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California Tea Partiers rally on Tax Day

April 15, 2010 12:00:00 AM PDT
In Washington, D.C., thousands turned out to protest tax increases and big government. Many carried signs railing against health care reform and the federal stimulus package.They promised to vote out politicians who supported either one. There were several local Tea Party rallies Thursday.

The Yorba Linda rally has been organized by the North Orange County Conservative Coalition. The Tea Partiers have started a federation. The federation estimates that there were some 2,000 rallies held around the country Thursday. And there is a coalition also of religious leaders who say that these Tea Parties have become racist.

The racial and ethnic makeup of the crowds mirrored the findings of a New York Times poll released Thursday. It found that the party supporters tend to be white, very conservative, and wealthier than most Americans.

At a Tea Party gathering in Santa Ana, Walter Myers III was the only non-white in the audience.

"Obama may have been carried into the White House on a wave of sentiment partly based on the color of his skin, but I can say as surely that the current opposition is about the content of his character or the lack thereof," said Myers.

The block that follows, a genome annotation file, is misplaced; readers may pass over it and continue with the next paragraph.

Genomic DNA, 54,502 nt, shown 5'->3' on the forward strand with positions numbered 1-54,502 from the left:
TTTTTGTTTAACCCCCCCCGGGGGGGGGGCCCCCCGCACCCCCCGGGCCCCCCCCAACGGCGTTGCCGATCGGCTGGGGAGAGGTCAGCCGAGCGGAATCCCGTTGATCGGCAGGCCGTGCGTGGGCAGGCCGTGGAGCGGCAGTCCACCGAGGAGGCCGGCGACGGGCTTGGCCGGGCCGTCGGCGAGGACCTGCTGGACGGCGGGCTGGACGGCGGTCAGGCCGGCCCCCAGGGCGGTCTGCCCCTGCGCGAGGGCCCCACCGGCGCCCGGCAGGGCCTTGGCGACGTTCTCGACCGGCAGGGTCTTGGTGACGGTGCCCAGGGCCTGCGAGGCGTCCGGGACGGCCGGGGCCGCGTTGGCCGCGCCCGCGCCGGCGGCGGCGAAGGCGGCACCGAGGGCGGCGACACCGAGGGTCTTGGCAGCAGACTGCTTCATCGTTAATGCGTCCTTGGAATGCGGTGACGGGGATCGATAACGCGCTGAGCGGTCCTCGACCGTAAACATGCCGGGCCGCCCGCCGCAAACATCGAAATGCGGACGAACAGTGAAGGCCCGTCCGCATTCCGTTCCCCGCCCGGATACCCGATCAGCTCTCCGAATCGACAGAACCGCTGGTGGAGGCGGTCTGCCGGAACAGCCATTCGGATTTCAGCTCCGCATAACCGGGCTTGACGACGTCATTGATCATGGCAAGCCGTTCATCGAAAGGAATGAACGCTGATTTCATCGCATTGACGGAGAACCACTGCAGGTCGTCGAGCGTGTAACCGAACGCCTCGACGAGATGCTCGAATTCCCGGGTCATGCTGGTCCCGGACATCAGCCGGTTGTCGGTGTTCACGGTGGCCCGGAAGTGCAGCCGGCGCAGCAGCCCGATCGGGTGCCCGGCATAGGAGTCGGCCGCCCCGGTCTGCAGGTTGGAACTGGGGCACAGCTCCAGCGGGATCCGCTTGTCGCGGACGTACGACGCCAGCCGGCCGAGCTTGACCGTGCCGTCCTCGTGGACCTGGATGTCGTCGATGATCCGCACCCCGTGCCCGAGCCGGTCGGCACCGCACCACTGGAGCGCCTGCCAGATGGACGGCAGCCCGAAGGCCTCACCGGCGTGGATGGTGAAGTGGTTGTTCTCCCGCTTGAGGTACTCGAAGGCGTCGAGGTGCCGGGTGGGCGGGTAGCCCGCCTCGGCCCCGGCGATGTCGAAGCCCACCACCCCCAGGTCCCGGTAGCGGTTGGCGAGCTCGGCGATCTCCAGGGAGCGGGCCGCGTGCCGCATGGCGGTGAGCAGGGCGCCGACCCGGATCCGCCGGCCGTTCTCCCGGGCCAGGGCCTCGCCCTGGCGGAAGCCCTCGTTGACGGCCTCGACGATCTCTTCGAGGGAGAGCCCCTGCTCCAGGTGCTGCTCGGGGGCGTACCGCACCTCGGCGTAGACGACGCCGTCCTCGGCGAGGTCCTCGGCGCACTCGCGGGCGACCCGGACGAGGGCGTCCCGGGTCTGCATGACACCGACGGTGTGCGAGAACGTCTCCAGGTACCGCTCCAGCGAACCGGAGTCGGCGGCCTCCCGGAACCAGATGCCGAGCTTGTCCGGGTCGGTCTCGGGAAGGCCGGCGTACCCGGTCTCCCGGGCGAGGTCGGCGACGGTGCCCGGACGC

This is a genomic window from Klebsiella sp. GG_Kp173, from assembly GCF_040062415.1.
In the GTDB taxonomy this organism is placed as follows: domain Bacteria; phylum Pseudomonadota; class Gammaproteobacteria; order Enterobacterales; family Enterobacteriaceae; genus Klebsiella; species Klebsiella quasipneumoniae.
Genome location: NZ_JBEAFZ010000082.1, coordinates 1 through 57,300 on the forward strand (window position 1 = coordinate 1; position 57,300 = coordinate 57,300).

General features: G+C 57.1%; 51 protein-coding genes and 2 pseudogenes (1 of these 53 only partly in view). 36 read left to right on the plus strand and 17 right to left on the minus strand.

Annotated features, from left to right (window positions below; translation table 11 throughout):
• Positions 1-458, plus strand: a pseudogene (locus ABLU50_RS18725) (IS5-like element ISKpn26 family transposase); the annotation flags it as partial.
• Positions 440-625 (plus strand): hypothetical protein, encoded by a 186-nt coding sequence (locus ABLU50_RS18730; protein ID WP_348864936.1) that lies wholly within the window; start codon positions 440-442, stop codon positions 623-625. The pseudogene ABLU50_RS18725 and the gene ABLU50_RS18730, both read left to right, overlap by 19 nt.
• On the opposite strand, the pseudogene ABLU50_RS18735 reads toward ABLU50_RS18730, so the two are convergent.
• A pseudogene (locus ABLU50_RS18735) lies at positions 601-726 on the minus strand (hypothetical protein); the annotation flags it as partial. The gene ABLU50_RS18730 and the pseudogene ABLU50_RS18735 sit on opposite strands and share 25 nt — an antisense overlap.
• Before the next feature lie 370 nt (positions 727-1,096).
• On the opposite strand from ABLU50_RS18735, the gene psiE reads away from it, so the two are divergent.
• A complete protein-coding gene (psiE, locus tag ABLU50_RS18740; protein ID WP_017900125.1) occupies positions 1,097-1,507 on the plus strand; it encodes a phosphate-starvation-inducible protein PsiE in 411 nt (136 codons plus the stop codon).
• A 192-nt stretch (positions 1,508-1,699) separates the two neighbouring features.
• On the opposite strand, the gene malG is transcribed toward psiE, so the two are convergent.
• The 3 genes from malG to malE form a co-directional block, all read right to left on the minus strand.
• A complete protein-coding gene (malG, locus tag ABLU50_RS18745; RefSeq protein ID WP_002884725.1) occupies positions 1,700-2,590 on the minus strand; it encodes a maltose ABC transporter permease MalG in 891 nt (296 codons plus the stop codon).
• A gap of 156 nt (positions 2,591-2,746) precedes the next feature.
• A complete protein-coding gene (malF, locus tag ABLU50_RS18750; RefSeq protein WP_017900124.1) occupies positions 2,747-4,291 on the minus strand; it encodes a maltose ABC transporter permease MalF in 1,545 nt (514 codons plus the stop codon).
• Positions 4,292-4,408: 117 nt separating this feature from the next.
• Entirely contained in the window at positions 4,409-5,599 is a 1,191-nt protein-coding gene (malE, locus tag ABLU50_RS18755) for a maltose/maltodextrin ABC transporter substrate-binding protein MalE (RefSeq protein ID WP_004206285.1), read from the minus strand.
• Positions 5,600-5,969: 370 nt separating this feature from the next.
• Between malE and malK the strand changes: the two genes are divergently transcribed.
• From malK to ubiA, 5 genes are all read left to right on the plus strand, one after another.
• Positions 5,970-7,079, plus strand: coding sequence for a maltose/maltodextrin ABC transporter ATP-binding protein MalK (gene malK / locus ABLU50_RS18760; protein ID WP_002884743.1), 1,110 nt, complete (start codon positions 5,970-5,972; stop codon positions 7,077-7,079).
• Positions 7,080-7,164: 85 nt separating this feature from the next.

President Obama is a favorite target. So is the healthcare reform plan, as well as government spending.

John Eastman is a Republican candidate for California attorney general.

"If we lose this battle, ladies and gentlemen, what is our exit option? Are we going to go to Tahiti to get our healthcare?" said Eastman.

It was a good day for politicians to be out. Republican candidate for California governor Steve Poizner was in Orange. He's running way behind in the race.

"We need to secure our border and if I have to, I will send the National Guard to the border," said Poizner.

The Republican frontrunner by a wide margin, Meg Whitman was not at a Tea Party Thursday. She was in Palm Springs campaigning at a Republican event and extending her lead.

Back in Santa Ana, Huntington Beach resident James Trent addressed a crowd full of signs, with one spelling out the word "racist," others with anti-abortion, and illegal immigration slogans.

"A lot of terrible things being said about us. We're just the common folk. We're out here to supportthe freedom of America," said Trent.

Earlier in Pasadena a group of faith leaders launched an anti-Tea Party protest group. They call themselves A Moral Compass to Justice and think the Tea Parties have turned racist.

"We come together to say your hate speech of division, of rhetoric that really is about racism, about classism, will not solve America's problems," said Rabbi Denise Eger, Los Angeles Jewish Federation.

The new Tea Party Federation is trying to separate what it calls extremists and those who present extremist views. So far it's been having security personnel trying to keep these people out of their rallies.


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